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Lenhart’s passion for agriculture shines in advocacy

by Wyoming Livestock Roundup

The Box Equal Ranch in the Little Powder River Valley is what fourth generation rancher Cinnamon Lenhart calls home. Growing up, Cinnamon was raised with an appreciation for the land, the cattle her family’s ranch raised and the way of life agriculture provides. 

Cinnamon participated in youth sports, competed in 4-H and became passionate about FFA in high school, going on to be selected as a Wyoming FFA State Officer towards the end of her senior year. She continued her education at the University of Wyoming (UW), majoring in agriculture education and agriculture business, all while promoting agriculture as a UW College of Agriculture Ambassador and a member of the Mortar Board.

 Cinnamon notes her time in college shaped many of her passions and prepared her to return to the ranch her father was raised on. Today, Cinnamon and her husband Jade share their life ranching and raising the ranch’s fifth generation. 

Ranching and advocating

The Lenhart’s main focus is to create the best cowherd possible to fit the land and the ranch. Cinnamon notes this doesn’t mean they apply everything exactly as it is taught in school, but more so, they have figured out what it means for cattle to be successful on their ranch and recreate those traits in each animal they raise.

“Our cattle come from an incredibly maternal line of Shoshone Black Angus cattle that I started with when I was eight years old,” says Cinnamon. “These cattle have led us to our ranch mission statement of ‘Making Ranching Easy,’ because their genetics were created to save time and money.” 

While working the ranch, Cinnamon passionately documents daily activities to share about the ranch, cattle and their production story. She believes social media is an incredible asset to producers, and shares her story to help teach more ranchers do the same. 

“Learning how to tell our story efficiently and effectively has been a big mind shift change for me, but I believe it is the key to good marketing,” Cinnamon states. “No one is going to tell the story of an operation, if the rancher doesn’t do it themselves.”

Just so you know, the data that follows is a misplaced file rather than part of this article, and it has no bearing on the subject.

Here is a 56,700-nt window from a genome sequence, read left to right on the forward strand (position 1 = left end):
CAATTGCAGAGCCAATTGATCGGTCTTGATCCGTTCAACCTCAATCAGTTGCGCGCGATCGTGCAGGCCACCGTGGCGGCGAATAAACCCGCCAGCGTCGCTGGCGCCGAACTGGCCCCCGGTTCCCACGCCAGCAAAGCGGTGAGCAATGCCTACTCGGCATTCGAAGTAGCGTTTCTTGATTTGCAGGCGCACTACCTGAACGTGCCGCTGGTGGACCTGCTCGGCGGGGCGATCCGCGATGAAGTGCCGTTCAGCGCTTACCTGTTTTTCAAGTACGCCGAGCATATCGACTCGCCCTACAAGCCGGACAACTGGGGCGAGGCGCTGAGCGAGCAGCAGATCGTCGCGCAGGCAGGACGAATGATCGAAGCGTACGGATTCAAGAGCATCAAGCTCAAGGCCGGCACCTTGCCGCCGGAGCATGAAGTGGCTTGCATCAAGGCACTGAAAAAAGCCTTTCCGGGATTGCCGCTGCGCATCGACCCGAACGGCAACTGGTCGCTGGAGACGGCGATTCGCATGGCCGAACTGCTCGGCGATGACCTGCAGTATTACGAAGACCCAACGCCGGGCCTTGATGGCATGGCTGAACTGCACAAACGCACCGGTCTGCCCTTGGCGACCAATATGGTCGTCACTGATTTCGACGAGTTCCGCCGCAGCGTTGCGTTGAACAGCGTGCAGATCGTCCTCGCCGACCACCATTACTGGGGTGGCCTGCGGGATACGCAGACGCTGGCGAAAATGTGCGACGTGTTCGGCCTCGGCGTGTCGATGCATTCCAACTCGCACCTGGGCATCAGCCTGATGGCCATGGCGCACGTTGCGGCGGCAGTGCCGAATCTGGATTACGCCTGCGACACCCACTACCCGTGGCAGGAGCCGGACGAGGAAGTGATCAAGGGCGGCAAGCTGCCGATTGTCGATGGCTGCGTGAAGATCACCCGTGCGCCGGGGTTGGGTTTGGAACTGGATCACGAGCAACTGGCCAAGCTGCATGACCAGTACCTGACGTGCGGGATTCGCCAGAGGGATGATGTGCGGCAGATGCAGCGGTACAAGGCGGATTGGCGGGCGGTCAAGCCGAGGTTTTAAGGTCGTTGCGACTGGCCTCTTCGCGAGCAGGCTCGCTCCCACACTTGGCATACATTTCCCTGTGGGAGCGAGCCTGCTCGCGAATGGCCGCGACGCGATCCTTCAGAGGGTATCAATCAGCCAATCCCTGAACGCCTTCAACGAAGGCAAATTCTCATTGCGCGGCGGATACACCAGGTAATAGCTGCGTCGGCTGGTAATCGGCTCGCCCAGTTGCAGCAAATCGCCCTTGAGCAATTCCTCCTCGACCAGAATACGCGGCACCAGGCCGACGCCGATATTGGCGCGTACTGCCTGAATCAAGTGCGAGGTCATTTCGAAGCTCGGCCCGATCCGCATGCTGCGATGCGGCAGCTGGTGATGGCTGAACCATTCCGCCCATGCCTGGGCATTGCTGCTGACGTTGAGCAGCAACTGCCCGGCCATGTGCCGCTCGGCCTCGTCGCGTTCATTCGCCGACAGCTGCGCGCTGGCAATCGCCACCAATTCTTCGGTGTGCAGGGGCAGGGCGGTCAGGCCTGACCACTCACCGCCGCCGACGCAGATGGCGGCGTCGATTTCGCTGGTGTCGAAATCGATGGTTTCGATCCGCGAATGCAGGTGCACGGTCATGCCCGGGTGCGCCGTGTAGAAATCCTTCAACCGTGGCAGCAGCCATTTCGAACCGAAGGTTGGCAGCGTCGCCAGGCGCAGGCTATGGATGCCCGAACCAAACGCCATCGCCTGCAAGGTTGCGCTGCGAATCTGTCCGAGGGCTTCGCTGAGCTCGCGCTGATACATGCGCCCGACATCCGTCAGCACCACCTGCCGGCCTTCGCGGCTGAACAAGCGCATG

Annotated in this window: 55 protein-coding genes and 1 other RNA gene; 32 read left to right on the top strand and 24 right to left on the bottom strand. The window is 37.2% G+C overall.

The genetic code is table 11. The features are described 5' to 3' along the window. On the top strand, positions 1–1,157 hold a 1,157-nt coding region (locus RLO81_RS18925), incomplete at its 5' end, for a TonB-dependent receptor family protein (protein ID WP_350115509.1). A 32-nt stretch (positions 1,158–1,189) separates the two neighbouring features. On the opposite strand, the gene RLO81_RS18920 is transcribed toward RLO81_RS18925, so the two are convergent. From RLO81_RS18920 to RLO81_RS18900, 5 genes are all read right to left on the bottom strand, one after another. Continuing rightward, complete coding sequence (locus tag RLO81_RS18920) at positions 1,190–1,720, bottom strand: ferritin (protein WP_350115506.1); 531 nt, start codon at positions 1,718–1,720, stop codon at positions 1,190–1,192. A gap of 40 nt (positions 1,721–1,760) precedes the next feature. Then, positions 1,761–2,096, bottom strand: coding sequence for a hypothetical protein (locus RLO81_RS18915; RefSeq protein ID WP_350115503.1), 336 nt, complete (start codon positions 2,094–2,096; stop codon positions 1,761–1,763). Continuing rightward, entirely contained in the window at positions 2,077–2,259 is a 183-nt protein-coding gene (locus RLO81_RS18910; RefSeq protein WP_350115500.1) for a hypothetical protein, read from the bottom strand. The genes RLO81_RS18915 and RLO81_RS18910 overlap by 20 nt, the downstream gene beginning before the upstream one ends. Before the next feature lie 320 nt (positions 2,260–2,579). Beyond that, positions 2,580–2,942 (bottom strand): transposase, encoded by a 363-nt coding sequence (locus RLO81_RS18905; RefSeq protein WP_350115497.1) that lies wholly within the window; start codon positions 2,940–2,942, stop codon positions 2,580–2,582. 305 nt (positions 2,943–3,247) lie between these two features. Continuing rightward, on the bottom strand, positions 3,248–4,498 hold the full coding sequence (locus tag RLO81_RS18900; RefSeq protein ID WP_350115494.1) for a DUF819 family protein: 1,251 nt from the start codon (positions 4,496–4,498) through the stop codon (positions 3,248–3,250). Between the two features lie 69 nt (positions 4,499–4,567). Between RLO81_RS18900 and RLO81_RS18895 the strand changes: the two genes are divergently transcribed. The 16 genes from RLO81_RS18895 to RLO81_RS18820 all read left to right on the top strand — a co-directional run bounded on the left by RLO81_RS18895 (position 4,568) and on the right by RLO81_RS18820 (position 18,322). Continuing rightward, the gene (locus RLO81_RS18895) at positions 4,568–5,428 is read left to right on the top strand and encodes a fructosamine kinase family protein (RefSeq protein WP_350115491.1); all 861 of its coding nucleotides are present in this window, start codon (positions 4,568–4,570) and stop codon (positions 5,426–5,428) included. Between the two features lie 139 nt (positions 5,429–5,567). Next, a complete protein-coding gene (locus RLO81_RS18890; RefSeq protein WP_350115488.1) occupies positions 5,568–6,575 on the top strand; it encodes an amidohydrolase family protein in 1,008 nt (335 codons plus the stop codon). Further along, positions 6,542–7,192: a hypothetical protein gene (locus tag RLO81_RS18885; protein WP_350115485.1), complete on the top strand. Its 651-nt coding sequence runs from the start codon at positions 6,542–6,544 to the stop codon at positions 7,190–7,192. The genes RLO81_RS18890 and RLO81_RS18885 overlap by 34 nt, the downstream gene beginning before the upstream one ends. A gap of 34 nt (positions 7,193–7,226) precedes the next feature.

Sharing ranching and beef production on social media is one of the greatest ways Cinnamon continues to advocate for agriculture. 

“Agriculture is leaning more and more directly to consumers, so we need direct marketing to allow us the opportunity to share a true and honest representation of what our operations look like,” she says. “It is important our customers know what they are getting and be happy with the choices they’ve made as consumers.” 

Cinnamon shares the more ranchers who tell their story, the better off our industry will be in the future.

Education is key

One of the greatest lessons Cinnamon and Jade have learned through ranching is to be ready for risk.

“Ranching and agriculture are a risky business, and producers will most likely step out and jump at least a few times,” says Cinnamon. “But, treating a business like a business, learning how to market products and taking advantage of every educational opportunity out there will help risk to be less of a scary thing.” 

Cinnamon notes whatever it takes to better the business and the operator with knowledge and preparedness is worth the task. 

“Be a sponge to the world,” she advises. “Take the online course. Listen to the speakers. Do the professional development. Join the organization and be ready to walk through the door if and when it opens.” 

Averi Hales is the editor of the Wyoming Livestock Roundup. Send comments on this article to

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